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Posts posted by BeJam

  1. How about a pear Tarte Tatin? 

    Any changes fron the standard recipe, to avoid a woody texture and make up for the lower level of sweetness?

    I tried a pear tart recipe from Nick Malegeria. It was an apple tart that he suggested using pears with that starts with a sauce of sugar and a little lemon juice, cooked to a deep caramel then add butter, brandy, and cut up pears until they release their juice. Then the mixture is put into a tart crust and baked. DELICIOUS!!!!! It was so good, that the first time I made it there were no leftovers and I had to make another one the next day with my two remaining pears.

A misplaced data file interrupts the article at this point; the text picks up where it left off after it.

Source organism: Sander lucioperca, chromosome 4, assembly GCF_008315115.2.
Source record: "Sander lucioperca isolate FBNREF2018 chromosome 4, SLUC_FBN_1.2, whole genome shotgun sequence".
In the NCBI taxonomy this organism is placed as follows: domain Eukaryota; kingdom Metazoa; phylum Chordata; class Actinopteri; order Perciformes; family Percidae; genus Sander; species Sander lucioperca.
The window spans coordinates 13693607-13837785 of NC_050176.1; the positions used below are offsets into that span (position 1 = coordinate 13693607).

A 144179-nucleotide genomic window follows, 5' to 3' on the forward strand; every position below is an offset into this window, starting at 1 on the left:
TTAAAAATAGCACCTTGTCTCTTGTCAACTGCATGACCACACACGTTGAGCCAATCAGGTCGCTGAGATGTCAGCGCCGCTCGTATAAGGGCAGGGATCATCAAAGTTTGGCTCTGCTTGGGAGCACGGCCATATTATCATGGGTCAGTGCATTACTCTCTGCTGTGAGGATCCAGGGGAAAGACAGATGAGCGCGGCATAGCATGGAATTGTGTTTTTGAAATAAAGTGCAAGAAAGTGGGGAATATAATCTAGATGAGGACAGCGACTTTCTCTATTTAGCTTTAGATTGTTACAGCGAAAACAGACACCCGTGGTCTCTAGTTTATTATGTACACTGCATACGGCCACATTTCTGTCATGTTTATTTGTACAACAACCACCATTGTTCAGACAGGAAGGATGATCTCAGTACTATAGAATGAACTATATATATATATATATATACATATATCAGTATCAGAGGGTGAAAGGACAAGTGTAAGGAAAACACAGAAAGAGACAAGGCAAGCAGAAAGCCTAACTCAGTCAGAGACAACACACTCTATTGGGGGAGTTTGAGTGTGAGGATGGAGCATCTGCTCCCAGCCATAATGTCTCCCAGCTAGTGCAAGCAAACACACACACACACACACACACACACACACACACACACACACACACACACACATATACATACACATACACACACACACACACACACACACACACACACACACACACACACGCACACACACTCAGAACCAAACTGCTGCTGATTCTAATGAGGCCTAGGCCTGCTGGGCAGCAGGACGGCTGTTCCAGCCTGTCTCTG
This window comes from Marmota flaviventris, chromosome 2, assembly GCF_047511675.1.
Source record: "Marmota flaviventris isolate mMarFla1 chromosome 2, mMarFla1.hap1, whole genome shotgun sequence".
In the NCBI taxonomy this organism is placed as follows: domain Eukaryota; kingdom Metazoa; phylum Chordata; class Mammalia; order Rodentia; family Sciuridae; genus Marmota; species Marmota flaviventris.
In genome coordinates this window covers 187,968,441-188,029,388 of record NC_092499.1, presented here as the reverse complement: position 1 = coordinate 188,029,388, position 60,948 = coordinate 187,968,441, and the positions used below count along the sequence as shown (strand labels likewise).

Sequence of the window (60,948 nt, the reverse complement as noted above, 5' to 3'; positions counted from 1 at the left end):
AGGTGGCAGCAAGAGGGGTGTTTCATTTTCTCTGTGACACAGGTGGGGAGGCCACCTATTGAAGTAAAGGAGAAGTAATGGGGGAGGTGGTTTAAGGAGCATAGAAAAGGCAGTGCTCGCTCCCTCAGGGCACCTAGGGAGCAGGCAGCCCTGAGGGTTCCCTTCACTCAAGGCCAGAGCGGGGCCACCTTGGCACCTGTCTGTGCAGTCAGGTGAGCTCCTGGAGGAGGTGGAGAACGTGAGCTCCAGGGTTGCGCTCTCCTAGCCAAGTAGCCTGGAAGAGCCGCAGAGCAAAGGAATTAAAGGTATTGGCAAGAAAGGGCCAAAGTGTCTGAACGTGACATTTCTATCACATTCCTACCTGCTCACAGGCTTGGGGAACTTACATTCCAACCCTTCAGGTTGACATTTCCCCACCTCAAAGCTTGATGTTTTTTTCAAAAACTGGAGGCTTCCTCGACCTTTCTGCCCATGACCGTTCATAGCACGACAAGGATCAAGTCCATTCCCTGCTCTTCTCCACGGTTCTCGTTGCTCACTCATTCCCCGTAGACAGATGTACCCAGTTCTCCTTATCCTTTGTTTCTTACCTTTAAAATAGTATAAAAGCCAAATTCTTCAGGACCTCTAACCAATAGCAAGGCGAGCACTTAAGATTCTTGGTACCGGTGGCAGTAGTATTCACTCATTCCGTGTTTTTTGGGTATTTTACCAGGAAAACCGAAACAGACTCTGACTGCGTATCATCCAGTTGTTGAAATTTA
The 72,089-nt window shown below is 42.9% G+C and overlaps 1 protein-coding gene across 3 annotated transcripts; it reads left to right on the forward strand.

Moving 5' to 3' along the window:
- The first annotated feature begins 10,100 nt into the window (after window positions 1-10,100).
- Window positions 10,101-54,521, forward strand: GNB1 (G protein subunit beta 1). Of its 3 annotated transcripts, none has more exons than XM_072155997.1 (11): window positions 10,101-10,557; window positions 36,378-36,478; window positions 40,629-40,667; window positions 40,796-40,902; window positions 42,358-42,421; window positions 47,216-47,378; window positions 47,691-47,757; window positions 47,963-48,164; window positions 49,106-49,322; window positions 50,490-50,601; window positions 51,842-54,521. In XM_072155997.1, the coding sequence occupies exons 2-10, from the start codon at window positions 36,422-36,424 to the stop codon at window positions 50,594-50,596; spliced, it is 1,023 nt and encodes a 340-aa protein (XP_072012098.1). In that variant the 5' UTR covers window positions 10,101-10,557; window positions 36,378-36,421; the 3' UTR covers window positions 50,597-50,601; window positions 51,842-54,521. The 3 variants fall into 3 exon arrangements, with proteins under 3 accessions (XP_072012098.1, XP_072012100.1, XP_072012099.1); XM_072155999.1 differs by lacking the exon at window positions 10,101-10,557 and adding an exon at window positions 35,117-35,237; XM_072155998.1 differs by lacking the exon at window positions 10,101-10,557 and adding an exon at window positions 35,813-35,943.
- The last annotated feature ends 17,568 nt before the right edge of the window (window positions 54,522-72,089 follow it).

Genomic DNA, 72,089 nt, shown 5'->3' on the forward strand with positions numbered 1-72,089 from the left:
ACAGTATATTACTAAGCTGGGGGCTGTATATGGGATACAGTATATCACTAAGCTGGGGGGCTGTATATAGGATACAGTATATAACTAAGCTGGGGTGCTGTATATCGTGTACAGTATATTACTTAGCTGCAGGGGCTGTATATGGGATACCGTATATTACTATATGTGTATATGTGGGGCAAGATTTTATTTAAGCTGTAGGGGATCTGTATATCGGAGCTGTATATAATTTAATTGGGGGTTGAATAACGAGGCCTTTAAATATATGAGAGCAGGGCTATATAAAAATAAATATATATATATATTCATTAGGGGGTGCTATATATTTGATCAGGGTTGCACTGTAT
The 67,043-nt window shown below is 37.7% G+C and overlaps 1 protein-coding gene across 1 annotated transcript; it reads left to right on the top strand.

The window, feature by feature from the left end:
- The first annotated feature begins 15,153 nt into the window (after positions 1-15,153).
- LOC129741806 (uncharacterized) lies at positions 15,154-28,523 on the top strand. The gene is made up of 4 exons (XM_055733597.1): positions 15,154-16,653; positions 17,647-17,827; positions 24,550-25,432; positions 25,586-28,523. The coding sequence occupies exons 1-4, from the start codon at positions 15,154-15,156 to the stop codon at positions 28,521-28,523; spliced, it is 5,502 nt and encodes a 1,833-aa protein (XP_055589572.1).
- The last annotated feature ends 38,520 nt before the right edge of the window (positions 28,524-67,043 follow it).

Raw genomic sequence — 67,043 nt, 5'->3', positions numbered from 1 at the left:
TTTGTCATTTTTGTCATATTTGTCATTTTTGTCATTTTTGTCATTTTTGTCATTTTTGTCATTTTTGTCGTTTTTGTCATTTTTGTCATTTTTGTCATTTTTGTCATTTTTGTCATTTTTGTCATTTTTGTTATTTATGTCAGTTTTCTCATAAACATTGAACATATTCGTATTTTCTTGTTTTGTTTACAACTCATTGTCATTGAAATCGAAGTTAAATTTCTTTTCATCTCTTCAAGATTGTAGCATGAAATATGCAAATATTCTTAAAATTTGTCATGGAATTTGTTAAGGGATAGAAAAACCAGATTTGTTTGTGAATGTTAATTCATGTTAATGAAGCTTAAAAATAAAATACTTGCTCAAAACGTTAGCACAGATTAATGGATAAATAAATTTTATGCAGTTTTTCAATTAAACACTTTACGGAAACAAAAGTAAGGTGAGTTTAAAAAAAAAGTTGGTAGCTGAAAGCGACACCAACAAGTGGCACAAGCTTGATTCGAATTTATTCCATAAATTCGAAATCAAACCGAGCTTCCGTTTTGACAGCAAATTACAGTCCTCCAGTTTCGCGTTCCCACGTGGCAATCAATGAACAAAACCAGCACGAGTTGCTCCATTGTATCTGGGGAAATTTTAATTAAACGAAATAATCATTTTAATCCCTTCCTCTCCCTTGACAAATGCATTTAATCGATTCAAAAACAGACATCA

2. In Cleveland a couple of years ago searching for interesting food. After finding an elusive Monte Cristo sandwich that was recommended but not very good, we ventured the next day toward one of two recommended diners. One closed at 3pm. The other stayed open much later, had been around for 50 years, and still had the original pullman car seating area although if you hadn't read about it you wouldn't know by looking at it. It was a little late for lunch, 3pm, so no real cause for alarm that no one else was eating there. There was a cook, a waiter, and two other people working behind the counter. We ordered despite the swarms of fruit flies buzzing the table and the cracker crumbs on the seat. The salad wasn't unexpectedly good. Neither was the coffee. We both ordered the meatloaf special. It had been made several days (or weeks) before with grade B meat and probably the cracker crumbs from the seats, frozen, then thawed and "crisped" on the grill. Re-fried meatloaf. The hardest thing was that all the staff watched us eat. I'm sure everyone knows that moment when you pop something in your mouth and you become instantly aware that you won't be able to finish the bite. Well I had an audience for that moment. I chewed and smiled. But couldn't swallow. The waiter, a guy in his 60s, came over and asked if everything was alright. I felt a little bad because they all seemed concerned. So lie #1: "No the food's fine, we're just not very hungry right now." We played with our food still being watched, then after 20 minutes, trying to make the staff feel less bad, lie #2: "Could we get two take out containers, so we can finish this later." A little redemption for us and relief for the staff. Now I know we could have said something, told them just how bad the food was but at this place I don't think it would have mattered. The staff that day had mostly been there for 40 years and probably doing the same meals the say way that whole time. The locals must like it, right? And they seemed geuinely concerned about how we were doing so I felt really bad when I was paying, and the waiter said as he was handing us our boxed meals how relieved they were we liked the meal and I replied with lie #3 (under the influence of low blood sugar mind you because we hadn't eaten since 8am): "Yeah, we're sorry, I guess we were just too hungy to eat just now." Realizing lie #3 contradicted lie #1, we left a large tip and bolted and didn't throw the food away until we gotten ten miles from the diner.